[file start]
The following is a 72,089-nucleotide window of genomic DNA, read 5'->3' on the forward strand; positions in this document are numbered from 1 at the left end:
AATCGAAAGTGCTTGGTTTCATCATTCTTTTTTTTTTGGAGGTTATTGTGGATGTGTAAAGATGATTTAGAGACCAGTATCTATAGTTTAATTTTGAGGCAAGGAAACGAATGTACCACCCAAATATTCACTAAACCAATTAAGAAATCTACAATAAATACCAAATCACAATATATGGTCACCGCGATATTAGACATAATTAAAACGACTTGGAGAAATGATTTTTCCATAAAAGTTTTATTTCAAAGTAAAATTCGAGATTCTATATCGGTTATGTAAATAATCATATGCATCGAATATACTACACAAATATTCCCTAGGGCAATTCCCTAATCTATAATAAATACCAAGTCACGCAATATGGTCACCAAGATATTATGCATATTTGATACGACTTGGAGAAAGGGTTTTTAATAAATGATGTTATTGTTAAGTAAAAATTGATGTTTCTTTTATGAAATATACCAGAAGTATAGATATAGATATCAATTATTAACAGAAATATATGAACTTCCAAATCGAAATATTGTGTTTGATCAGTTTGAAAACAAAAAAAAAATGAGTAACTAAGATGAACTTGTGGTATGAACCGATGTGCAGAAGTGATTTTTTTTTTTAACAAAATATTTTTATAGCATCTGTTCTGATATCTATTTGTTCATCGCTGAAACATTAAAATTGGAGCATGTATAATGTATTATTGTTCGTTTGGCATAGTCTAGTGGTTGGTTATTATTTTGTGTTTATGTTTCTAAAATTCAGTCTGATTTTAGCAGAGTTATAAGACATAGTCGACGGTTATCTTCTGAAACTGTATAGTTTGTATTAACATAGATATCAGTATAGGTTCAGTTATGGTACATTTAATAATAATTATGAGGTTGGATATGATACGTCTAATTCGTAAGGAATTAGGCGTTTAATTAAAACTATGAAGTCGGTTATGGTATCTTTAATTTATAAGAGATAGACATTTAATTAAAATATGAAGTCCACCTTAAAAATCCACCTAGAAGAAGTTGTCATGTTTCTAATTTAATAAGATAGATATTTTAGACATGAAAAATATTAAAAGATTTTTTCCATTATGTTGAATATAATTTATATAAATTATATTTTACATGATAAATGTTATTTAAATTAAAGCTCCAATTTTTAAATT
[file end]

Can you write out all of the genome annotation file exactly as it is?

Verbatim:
The following is a 72,089-nucleotide window of genomic DNA, read 5'->3' on the forward strand; positions in this document are numbered from 1 at the left end:
AATCGAAAGTGCTTGGTTTCATCATTCTTTTTTTTTTGGAGGTTATTGTGGATGTGTAAAGATGATTTAGAGACCAGTATCTATAGTTTAATTTTGAGGCAAGGAAACGAATGTACCACCCAAATATTCACTAAACCAATTAAGAAATCTACAATAAATACCAAATCACAATATATGGTCACCGCGATATTAGACATAATTAAAACGACTTGGAGAAATGATTTTTCCATAAAAGTTTTATTTCAAAGTAAAATTCGAGATTCTATATCGGTTATGTAAATAATCATATGCATCGAATATACTACACAAATATTCCCTAGGGCAATTCCCTAATCTATAATAAATACCAAGTCACGCAATATGGTCACCAAGATATTATGCATATTTGATACGACTTGGAGAAAGGGTTTTTAATAAATGATGTTATTGTTAAGTAAAAATTGATGTTTCTTTTATGAAATATACCAGAAGTATAGATATAGATATCAATTATTAACAGAAATATATGAACTTCCAAATCGAAATATTGTGTTTGATCAGTTTGAAAACAAAAAAAAAATGAGTAACTAAGATGAACTTGTGGTATGAACCGATGTGCAGAAGTGATTTTTTTTTTTAACAAAATATTTTTATAGCATCTGTTCTGATATCTATTTGTTCATCGCTGAAACATTAAAATTGGAGCATGTATAATGTATTATTGTTCGTTTGGCATAGTCTAGTGGTTGGTTATTATTTTGTGTTTATGTTTCTAAAATTCAGTCTGATTTTAGCAGAGTTATAAGACATAGTCGACGGTTATCTTCTGAAACTGTATAGTTTGTATTAACATAGATATCAGTATAGGTTCAGTTATGGTACATTTAATAATAATTATGAGGTTGGATATGATACGTCTAATTCGTAAGGAATTAGGCGTTTAATTAAAACTATGAAGTCGGTTATGGTATCTTTAATTTATAAGAGATAGACATTTAATTAAAATATGAAGTCCACCTTAAAAATCCACCTAGAAGAAGTTGTCATGTTTCTAATTTAATAAGATAGATATTTTAGACATGAAAAATATTAAAAGATTTTTTCCATTATGTTGAATATAATTTATATAAATTATATTTTACATGATAAATGTTATTTAAATTAAAGCTCCAATTTTTAAATT